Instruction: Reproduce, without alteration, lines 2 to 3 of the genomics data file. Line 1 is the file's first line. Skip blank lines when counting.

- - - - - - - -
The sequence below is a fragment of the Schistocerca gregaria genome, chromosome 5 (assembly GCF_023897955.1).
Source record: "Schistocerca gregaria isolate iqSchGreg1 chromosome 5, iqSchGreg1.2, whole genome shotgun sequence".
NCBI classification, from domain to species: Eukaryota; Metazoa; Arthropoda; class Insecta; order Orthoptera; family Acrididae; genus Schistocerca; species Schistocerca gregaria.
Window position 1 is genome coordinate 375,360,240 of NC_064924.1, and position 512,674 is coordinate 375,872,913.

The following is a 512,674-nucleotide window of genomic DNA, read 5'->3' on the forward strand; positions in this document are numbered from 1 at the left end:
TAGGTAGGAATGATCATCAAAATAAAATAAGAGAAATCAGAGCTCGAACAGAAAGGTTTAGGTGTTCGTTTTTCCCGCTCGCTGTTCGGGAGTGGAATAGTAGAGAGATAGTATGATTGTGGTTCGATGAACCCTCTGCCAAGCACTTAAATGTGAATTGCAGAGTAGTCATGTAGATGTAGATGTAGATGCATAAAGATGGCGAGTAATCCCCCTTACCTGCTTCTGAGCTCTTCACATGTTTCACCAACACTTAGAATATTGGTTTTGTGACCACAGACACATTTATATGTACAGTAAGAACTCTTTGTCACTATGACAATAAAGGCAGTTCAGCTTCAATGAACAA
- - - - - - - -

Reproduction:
Source record: "Schistocerca gregaria isolate iqSchGreg1 chromosome 5, iqSchGreg1.2, whole genome shotgun sequence".
NCBI classification, from domain to species: Eukaryota; Metazoa; Arthropoda; class Insecta; order Orthoptera; family Acrididae; genus Schistocerca; species Schistocerca gregaria.